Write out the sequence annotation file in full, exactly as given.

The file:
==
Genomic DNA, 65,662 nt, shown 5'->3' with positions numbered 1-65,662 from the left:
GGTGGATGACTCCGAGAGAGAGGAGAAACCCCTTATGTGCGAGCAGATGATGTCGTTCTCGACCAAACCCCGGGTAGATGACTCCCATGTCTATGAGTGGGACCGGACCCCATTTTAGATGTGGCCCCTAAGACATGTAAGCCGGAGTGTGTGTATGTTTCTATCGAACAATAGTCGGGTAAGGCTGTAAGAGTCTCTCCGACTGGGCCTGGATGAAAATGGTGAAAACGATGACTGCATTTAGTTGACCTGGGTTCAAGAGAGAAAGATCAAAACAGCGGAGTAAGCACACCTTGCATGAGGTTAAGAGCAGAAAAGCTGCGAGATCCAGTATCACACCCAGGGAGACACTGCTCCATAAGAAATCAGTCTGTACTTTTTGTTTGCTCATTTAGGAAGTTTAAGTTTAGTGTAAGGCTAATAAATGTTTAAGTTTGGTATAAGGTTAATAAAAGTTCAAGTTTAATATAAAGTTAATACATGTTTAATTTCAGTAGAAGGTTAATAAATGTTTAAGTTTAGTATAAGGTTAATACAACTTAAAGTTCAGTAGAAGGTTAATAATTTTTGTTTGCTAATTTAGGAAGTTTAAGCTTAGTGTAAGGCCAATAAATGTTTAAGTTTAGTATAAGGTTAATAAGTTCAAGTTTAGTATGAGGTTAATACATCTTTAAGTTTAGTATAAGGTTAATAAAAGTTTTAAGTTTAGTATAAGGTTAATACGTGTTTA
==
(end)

Genomic DNA, 65,662 nt, shown 5'->3' with positions numbered 1-65,662 from the left:
GGTGGATGACTCCGAGAGAGAGGAGAAACCCCTTATGTGCGAGCAGATGATGTCGTTCTCGACCAAACCCCGGGTAGATGACTCCCATGTCTATGAGTGGGACCGGACCCCATTTTAGATGTGGCCCCTAAGACATGTAAGCCGGAGTGTGTGTATGTTTCTATCGAACAATAGTCGGGTAAGGCTGTAAGAGTCTCTCCGACTGGGCCTGGATGAAAATGGTGAAAACGATGACTGCATTTAGTTGACCTGGGTTCAAGAGAGAAAGATCAAAACAGCGGAGTAAGCACACCTTGCATGAGGTTAAGAGCAGAAAAGCTGCGAGATCCAGTATCACACCCAGGGAGACACTGCTCCATAAGAAATCAGTCTGTACTTTTTGTTTGCTCATTTAGGAAGTTTAAGTTTAGTGTAAGGCTAATAAATGTTTAAGTTTGGTATAAGGTTAATAAAAGTTCAAGTTTAATATAAAGTTAATACATGTTTAATTTCAGTAGAAGGTTAATAAATGTTTAAGTTTAGTATAAGGTTAATACAACTTAAAGTTCAGTAGAAGGTTAATAATTTTTGTTTGCTAATTTAGGAAGTTTAAGCTTAGTGTAAGGCCAATAAATGTTTAAGTTTAGTATAAGGTTAATAAGTTCAAGTTTAGTATGAGGTTAATACATCTTTAAGTTTAGTATAAGGTTAATAAAAGTTTTAAGTTTAGTATAAGGTTAATACGTGTTTA